'Whiplash' asks, 'How hard should we try?'

Sony Pictures Classics

By Jacob Rich, Daily Arts Writer
Published November 17, 2014

“Whiplash” is the triumphant battle cry of the modern student, a virtuosic film about virtuosos. It’s about the harsh, stressful dog-eat-dog battlefield that is modern higher education. Anyone who’s ever aspired to be the best at something (this film is perfect for U-M students) will be able to relate to its characters. “Whiplash” wholly encapsulates the vast range of emotions that come with one of our most essential traits as humans: ambition.

Whiplash


A
State Theatre
Sony Pictures Classics

Andrew Neiman (Miles Teller, “The Spectacular Now”) is a freshman jazz drummer at America’s most prestigious music school, Shaffer Conservatory (a fictionalized Julliard). The film’s opening shot, out of focus and distant, tells us through sound alone everything we need to know about him. The kid is good, and driven. He’s more than good — he’s incredible. Better yet, he’s alone, practicing his heart out for his own good. Beginning to end, all but the most expert percussionists will buy Teller’s drumming, thanks to the combined effort of his gritty, utterly soulful physical performance with editor Tom Cross’s ability to seamlessly cut between Teller and his ludicrously talented body double. “Whiplash” ’s drumming is sexualized in rapid-fire sequences of close-ups of the instruments and the men: the sticks, the arms, the drum heads, the beads of sweat on Teller’s forehead, are all imbued by expert lighting to seemingly glow a radiant gold. The film’s music is not only performed in audio form, but with video as an essential component. The editing rhythm moves and flourishes and crescendos with and against the music.

Immediately, Andrew develops a turbulent relationship with the conductor of the school’s highest-level jazz band, Terence Fletcher (J.K. Simmons, “Spider-Man”). Utterly demeaning, completely unpredictable and impossible to impress, Fletcher is the band director from hell. Through militaristic coercion adhering to the school of R. Lee Ermey’s infamous drill sergeant character in “Full Metal Jacket,” Fletcher’s toxic encouragement enslaves Andrew to his art, resulting in a fascinating teacher-student relationship that is less a mentorship and more a desperate shotgun duel. Simmons, a typically comedic character actor, breaks out of his “J. Jonah Jameson” (or “Cave Johnson” for the Portal 2 fans out there) typecast and takes on a genuinely powerful and frightening role that will easily contend with the best performances of the year.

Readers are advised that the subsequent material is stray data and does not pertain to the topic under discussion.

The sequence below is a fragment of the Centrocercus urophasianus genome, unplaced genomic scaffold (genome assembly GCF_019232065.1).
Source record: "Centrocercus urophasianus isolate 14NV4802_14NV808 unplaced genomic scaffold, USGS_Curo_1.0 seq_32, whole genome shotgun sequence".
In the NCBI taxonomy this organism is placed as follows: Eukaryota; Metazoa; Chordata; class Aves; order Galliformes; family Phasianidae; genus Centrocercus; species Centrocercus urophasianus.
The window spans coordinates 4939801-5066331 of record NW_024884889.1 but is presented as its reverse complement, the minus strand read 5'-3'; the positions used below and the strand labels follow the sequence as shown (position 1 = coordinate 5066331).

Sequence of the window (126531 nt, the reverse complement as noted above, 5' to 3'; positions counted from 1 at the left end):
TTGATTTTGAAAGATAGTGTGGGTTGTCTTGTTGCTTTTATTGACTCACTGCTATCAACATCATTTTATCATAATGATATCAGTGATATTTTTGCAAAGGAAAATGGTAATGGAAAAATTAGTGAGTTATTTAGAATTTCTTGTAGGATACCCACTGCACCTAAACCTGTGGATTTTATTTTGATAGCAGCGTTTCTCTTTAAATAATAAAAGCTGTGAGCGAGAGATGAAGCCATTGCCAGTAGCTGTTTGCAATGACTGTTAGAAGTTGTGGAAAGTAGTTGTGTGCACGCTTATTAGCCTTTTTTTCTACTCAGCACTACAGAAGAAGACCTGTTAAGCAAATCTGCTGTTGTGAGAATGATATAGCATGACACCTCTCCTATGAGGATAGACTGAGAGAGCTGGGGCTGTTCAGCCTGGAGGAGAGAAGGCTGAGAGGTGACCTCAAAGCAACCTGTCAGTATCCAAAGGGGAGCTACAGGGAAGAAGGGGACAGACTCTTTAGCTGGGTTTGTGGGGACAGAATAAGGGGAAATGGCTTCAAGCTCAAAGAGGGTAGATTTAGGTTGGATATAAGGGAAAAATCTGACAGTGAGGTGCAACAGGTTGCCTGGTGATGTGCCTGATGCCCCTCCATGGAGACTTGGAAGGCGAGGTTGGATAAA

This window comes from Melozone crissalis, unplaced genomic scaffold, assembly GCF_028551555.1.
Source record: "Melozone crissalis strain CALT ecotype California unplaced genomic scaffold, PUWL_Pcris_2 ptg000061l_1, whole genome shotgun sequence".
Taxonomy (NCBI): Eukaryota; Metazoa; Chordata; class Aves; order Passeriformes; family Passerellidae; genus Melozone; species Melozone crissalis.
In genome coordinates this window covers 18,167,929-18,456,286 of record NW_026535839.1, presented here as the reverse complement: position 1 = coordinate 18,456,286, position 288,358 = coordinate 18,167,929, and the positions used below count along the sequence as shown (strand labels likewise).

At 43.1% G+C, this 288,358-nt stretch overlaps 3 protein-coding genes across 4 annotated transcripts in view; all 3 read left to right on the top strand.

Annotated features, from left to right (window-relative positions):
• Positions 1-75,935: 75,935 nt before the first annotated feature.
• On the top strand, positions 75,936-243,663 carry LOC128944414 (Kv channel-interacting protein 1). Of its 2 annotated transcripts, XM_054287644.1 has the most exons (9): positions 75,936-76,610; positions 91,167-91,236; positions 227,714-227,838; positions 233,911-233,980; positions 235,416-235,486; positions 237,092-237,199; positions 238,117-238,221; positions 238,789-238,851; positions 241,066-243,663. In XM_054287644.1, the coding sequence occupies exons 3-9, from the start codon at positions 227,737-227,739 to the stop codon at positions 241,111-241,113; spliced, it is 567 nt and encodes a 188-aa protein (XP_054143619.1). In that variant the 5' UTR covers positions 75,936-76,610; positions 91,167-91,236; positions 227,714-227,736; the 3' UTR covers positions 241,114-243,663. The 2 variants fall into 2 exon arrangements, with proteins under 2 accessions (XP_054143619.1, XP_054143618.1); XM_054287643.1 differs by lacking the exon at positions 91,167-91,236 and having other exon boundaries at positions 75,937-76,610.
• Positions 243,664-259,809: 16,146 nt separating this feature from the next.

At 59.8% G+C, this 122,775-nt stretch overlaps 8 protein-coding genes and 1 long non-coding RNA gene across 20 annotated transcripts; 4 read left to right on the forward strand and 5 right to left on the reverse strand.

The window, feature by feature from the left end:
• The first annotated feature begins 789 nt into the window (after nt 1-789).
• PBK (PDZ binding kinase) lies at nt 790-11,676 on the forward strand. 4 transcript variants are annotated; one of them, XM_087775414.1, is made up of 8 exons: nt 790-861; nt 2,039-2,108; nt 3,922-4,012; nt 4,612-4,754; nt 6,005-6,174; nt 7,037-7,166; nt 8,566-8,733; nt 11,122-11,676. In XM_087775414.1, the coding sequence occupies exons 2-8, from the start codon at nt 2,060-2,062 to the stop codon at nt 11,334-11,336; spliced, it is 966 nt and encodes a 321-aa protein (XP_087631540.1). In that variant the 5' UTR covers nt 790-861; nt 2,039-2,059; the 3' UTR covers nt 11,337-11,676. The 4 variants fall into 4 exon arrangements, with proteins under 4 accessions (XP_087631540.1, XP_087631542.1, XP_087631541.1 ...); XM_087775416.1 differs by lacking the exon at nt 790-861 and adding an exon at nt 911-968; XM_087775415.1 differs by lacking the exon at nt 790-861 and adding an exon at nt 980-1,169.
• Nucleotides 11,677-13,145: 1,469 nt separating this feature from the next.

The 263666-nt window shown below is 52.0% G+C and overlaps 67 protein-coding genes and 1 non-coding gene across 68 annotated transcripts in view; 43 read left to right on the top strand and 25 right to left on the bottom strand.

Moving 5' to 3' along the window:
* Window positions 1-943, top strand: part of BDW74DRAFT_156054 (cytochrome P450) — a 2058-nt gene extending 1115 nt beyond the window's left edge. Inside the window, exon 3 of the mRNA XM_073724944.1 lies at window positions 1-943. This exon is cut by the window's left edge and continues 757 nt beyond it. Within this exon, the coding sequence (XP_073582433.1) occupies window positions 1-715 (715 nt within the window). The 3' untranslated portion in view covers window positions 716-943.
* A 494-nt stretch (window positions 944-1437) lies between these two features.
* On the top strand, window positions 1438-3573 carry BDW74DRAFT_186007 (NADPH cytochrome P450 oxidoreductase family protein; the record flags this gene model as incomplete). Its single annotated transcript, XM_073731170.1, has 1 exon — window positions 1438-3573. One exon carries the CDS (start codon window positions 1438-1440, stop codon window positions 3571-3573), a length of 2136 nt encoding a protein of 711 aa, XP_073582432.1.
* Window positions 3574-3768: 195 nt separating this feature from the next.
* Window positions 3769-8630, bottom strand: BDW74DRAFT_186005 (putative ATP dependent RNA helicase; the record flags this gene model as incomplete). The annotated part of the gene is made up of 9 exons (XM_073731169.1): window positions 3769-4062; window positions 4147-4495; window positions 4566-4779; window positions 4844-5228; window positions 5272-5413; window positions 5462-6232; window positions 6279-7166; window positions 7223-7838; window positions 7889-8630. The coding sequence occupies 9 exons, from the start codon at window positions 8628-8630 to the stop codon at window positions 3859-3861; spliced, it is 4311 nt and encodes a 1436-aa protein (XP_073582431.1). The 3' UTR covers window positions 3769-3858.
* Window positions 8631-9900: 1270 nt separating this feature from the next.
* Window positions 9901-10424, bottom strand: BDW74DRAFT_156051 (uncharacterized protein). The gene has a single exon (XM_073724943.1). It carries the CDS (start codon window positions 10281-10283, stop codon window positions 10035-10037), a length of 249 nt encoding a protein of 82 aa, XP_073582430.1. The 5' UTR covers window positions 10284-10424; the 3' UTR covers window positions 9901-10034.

The film is smart to not morally justify the lifestyle of its ambitious characters, instead presenting a dichotomy of human philosophy through its supporting cast. Neiman and Fletcher are the Spartan-esque warriors who measure worth unquestioningly by what greatness they can achieve by the time they die. Neiman’s father (Paul Reiser, NBC’s “Mad About You”) and love interest Nicole (Melissa Benoist, Fox’s “Glee”) are the other side of the coin, sweet and supportive, but complacent in life. His dad is a rather solemn single father, and Nicole is an indecisive freshman attending her safety school. The film never decides which of these pairs is in the right — it often glorifies the virtuosic ability of the musicians but occasionally shames them for their elitist philosophies in regards to the more average characters.

The climactic scene has dramatic elements that feel a bit implausible, but don’t detract from the overall point. “Whiplash” is a great film, and at that, one that asks questions important to all of us alive right now: how hard should we try to be great? At what point is ambition harmful? At the end, we’re given an answer, but not the answer.